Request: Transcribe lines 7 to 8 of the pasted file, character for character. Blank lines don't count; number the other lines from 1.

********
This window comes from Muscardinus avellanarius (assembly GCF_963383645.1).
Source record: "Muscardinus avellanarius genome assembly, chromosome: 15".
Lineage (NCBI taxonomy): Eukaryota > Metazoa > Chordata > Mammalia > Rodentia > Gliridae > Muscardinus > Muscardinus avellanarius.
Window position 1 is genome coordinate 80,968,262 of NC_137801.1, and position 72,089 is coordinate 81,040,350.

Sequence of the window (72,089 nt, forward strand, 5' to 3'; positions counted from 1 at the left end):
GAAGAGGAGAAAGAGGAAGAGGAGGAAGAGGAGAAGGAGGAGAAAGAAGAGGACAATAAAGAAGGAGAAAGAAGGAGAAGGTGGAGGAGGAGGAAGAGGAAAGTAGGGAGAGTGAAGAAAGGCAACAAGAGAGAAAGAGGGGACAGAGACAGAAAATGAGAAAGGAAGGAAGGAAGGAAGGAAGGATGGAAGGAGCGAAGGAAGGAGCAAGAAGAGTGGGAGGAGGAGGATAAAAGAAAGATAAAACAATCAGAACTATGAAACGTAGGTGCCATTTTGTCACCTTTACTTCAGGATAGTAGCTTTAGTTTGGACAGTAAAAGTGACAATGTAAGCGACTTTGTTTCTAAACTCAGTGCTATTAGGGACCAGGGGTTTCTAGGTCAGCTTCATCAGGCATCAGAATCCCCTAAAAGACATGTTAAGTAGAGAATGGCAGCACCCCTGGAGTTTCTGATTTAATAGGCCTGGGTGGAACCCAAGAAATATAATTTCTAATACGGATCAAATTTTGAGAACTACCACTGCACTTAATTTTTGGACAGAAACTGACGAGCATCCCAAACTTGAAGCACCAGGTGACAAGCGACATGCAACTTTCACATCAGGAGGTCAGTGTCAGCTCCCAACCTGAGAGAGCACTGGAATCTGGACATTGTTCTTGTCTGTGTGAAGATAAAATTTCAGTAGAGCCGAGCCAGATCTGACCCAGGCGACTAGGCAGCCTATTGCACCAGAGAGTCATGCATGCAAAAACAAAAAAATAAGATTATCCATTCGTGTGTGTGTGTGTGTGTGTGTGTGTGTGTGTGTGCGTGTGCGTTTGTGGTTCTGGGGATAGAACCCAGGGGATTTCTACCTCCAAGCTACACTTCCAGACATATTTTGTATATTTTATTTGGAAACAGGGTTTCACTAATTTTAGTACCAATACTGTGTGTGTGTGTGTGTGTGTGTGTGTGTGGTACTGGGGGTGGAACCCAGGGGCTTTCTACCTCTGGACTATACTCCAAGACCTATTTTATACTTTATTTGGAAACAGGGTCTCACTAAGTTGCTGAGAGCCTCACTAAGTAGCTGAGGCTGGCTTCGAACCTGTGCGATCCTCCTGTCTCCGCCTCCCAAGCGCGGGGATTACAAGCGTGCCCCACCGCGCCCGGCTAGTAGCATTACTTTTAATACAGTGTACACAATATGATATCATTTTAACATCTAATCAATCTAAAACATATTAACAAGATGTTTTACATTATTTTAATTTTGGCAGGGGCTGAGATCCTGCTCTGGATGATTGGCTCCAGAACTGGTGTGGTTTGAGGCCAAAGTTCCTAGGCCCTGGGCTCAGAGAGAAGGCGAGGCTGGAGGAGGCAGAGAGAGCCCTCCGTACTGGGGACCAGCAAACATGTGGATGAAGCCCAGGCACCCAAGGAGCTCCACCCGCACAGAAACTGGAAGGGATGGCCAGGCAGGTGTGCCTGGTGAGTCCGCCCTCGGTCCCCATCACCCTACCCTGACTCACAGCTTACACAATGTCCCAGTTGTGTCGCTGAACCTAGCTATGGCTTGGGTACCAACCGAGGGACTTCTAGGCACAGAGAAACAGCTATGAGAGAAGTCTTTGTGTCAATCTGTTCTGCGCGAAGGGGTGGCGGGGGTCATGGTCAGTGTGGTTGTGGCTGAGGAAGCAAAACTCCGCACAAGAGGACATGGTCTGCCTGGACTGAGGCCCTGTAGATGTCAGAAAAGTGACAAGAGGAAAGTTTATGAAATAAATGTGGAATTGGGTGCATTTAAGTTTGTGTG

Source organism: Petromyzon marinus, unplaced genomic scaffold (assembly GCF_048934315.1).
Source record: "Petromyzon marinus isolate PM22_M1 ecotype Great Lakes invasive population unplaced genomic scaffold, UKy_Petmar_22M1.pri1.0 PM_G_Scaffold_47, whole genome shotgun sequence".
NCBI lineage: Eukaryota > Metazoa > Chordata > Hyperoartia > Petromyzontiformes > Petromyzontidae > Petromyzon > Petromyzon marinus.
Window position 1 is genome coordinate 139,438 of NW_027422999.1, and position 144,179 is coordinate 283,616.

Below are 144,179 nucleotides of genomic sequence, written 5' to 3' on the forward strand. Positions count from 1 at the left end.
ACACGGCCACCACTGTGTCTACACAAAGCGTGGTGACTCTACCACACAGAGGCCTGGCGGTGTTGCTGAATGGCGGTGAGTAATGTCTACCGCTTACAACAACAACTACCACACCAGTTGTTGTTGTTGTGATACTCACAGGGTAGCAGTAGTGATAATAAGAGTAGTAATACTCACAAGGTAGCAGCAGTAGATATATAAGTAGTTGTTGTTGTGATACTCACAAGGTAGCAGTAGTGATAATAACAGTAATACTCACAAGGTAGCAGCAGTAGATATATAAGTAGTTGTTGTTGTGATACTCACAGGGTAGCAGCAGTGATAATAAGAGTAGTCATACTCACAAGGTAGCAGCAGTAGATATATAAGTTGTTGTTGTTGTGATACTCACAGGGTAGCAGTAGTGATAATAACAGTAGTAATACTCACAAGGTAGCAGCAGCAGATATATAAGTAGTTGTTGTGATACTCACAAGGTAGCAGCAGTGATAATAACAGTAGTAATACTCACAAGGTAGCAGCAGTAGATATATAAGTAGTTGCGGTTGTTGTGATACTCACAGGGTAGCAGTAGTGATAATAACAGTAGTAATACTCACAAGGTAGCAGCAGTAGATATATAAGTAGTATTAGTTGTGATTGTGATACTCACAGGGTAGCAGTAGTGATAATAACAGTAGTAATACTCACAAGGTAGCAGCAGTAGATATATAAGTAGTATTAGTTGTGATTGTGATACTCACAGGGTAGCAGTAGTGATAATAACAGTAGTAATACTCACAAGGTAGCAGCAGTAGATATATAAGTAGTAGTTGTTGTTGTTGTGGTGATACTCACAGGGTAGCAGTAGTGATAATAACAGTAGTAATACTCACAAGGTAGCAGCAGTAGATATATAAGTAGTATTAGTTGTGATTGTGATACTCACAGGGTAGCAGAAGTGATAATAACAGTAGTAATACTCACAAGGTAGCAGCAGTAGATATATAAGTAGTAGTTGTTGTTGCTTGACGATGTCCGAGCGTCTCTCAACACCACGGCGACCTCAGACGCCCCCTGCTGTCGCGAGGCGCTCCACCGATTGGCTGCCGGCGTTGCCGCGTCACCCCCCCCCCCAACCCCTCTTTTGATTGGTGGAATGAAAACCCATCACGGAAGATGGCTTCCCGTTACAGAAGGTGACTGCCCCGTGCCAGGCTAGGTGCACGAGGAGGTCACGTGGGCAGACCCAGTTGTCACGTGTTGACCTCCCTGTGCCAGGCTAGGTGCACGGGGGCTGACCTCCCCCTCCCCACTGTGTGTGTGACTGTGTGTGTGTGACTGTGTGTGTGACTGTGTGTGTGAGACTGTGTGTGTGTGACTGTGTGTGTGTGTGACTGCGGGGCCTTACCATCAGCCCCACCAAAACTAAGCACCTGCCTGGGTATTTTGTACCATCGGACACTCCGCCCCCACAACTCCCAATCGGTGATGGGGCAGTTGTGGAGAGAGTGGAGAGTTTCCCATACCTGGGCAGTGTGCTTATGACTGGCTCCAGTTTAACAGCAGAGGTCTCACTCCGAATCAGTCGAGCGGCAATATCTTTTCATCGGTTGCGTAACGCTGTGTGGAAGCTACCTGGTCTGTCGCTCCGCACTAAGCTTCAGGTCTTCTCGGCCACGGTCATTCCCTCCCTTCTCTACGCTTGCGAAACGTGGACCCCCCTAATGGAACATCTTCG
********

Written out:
Source organism: Petromyzon marinus, unplaced genomic scaffold (assembly GCF_048934315.1).
Source record: "Petromyzon marinus isolate PM22_M1 ecotype Great Lakes invasive population unplaced genomic scaffold, UKy_Petmar_22M1.pri1.0 PM_G_Scaffold_47, whole genome shotgun sequence".